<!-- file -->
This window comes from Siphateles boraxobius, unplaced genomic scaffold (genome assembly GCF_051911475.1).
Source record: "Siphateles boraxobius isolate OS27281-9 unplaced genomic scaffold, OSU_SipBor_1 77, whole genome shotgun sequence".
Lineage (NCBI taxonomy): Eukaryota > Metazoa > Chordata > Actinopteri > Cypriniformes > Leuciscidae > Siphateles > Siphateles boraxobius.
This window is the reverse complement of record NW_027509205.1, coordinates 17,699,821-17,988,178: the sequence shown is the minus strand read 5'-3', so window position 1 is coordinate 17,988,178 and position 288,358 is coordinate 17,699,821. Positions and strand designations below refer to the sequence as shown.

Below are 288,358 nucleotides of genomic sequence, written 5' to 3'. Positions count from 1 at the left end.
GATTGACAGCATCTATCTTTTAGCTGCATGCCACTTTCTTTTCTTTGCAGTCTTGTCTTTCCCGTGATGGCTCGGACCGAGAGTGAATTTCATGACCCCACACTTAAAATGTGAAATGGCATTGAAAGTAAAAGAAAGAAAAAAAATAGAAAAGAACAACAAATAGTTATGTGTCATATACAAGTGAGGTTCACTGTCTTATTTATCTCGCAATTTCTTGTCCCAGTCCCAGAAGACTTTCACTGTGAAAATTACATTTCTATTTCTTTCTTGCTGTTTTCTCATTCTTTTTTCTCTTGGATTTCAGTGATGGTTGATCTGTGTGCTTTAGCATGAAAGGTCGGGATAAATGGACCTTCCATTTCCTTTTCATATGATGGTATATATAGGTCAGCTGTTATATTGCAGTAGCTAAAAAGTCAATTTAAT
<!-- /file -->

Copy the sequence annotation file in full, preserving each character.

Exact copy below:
This window comes from Siphateles boraxobius, unplaced genomic scaffold (genome assembly GCF_051911475.1).
Source record: "Siphateles boraxobius isolate OS27281-9 unplaced genomic scaffold, OSU_SipBor_1 77, whole genome shotgun sequence".
Lineage (NCBI taxonomy): Eukaryota > Metazoa > Chordata > Actinopteri > Cypriniformes > Leuciscidae > Siphateles > Siphateles boraxobius.
This window is the reverse complement of record NW_027509205.1, coordinates 17,699,821-17,988,178: the sequence shown is the minus strand read 5'-3', so window position 1 is coordinate 17,988,178 and position 288,358 is coordinate 17,699,821. Positions and strand designations below refer to the sequence as shown.

Below are 288,358 nucleotides of genomic sequence, written 5' to 3'. Positions count from 1 at the left end.
GATTGACAGCATCTATCTTTTAGCTGCATGCCACTTTCTTTTCTTTGCAGTCTTGTCTTTCCCGTGATGGCTCGGACCGAGAGTGAATTTCATGACCCCACACTTAAAATGTGAAATGGCATTGAAAGTAAAAGAAAGAAAAAAAATAGAAAAGAACAACAAATAGTTATGTGTCATATACAAGTGAGGTTCACTGTCTTATTTATCTCGCAATTTCTTGTCCCAGTCCCAGAAGACTTTCACTGTGAAAATTACATTTCTATTTCTTTCTTGCTGTTTTCTCATTCTTTTTTCTCTTGGATTTCAGTGATGGTTGATCTGTGTGCTTTAGCATGAAAGGTCGGGATAAATGGACCTTCCATTTCCTTTTCATATGATGGTATATATAGGTCAGCTGTTATATTGCAGTAGCTAAAAAGTCAATTTAAT